Suzanne Romaine was Merton Professor of English Language at the University of Oxford from 1984 to 2014. Prior to this, she was senior research scientist in Linguistic Anthropology, at the Max-Planck-Institut-für-Psycholinguistik, Nijmegen, Netherlands, and Lecturer in Linguistics at the University of Birmingham, England.
Her research interests lie primarily in historical linguistics and sociolinguistics, especially in problems of societal multilingualism, linguistic diversity, language change, language acquisition, and language contact in the broadest sense. Other areas of interest include corpus linguistics, language and gender, literacy, and bilingual/immersion education. She has conducted extensive fieldwork in Europe (first on the language of working class schoolchildren in Scotland and subsequently on patterns of bilingualism and language loss among Panjabi speakers in England) as well as in the Pacific Islands region (first in Papua New Guinea on the language of rural and urban schoolchildren, and most recently in Hawai’i).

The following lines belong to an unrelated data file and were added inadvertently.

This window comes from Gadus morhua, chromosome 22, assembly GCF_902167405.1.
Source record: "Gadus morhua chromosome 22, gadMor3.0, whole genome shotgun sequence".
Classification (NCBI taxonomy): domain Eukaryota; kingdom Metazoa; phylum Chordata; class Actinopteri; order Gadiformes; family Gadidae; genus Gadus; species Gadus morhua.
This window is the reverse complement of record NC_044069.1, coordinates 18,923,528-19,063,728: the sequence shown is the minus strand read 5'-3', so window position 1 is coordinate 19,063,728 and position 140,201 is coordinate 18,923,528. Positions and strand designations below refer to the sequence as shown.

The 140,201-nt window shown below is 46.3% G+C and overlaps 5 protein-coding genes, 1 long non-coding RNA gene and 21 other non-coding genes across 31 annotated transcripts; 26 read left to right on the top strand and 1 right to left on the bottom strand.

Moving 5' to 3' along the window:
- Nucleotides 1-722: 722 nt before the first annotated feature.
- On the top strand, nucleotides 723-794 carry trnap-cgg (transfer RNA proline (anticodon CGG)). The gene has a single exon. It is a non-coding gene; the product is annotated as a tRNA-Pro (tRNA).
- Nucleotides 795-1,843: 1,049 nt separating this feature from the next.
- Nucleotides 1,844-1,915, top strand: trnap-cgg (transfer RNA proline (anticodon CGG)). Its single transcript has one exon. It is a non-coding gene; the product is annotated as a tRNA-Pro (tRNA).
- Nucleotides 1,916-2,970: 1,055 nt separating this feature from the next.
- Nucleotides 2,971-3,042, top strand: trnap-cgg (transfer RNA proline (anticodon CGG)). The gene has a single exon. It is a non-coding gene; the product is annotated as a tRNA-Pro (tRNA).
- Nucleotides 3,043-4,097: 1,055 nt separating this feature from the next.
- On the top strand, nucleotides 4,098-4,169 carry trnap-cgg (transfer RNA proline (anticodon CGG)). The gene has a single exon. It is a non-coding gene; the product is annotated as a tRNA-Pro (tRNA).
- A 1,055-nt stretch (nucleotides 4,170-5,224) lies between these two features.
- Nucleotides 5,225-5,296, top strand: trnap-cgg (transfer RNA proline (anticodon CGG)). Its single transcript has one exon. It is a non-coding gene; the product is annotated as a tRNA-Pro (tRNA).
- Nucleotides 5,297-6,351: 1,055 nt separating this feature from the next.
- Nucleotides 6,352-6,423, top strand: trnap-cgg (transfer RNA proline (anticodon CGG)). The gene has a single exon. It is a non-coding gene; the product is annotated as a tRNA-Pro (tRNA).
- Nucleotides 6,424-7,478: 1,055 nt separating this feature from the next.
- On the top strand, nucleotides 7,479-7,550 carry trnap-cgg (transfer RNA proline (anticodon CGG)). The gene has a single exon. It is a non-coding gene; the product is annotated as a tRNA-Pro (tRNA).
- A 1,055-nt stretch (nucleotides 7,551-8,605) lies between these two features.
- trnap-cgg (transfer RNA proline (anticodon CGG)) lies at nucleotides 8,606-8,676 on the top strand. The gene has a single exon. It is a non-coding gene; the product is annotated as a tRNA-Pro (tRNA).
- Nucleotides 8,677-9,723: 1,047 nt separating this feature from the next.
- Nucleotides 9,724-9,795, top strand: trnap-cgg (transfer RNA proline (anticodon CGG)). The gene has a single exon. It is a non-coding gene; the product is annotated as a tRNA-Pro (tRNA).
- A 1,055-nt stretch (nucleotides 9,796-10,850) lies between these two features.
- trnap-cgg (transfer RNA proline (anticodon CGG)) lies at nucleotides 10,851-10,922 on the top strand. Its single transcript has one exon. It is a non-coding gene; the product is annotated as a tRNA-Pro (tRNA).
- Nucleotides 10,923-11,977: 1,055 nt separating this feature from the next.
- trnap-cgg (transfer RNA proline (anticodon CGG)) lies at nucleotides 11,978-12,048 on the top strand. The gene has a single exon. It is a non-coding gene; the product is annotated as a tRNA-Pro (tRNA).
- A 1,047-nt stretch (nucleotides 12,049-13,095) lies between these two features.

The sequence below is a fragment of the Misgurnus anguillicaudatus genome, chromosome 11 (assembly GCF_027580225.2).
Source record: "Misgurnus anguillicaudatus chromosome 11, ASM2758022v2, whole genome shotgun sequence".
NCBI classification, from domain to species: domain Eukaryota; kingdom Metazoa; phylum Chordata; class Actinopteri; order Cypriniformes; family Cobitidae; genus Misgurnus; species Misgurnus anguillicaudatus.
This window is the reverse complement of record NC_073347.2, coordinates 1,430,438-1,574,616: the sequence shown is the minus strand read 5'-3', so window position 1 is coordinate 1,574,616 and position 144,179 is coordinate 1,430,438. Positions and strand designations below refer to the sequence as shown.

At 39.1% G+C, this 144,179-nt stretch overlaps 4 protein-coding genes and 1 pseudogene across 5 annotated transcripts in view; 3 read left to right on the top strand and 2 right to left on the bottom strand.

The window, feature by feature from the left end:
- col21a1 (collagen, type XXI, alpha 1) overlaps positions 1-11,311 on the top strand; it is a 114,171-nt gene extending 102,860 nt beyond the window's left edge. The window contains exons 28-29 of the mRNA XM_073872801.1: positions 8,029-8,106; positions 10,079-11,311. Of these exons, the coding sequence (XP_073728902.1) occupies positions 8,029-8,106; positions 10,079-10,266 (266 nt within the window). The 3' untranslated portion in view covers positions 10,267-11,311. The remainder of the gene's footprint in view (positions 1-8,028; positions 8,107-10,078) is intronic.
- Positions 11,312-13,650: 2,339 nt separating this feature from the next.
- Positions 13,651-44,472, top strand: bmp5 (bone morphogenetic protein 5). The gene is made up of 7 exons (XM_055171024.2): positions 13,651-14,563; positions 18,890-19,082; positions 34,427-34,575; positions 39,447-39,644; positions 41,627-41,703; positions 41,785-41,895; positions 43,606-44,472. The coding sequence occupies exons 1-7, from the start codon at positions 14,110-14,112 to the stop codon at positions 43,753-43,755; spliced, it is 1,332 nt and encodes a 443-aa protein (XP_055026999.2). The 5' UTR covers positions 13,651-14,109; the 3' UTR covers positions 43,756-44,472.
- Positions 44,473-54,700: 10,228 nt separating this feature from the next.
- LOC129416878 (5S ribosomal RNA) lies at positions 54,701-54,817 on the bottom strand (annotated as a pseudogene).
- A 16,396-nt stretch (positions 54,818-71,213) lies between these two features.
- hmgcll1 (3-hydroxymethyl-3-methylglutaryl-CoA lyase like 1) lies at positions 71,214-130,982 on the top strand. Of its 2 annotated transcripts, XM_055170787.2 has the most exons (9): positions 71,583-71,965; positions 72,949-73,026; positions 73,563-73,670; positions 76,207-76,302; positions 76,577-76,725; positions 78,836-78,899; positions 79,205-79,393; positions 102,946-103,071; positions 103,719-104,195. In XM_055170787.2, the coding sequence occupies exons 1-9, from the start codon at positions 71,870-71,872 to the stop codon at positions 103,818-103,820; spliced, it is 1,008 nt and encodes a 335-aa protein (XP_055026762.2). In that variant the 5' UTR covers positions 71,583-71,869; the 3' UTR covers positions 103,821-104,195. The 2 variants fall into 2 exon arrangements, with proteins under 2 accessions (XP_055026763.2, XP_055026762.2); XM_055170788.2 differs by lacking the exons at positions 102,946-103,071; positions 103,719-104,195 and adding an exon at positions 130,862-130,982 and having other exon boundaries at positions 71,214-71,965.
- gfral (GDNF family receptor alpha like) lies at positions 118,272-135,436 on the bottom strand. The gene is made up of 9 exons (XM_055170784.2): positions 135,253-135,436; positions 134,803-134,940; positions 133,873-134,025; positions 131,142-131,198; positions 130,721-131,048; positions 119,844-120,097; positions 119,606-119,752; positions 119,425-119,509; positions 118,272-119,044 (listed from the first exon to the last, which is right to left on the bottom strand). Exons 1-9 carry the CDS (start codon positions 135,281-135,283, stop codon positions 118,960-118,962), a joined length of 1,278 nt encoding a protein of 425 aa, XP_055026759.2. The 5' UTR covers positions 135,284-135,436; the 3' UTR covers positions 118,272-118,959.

She was a member of the UNESCO Expert Group that produced UNESCO’s position paper on Education in a Multilingual World. She also authored a backgrounder paper on Languages and Cultural Identities for Investing in Cultural Diversity and Intercultural Dialogue.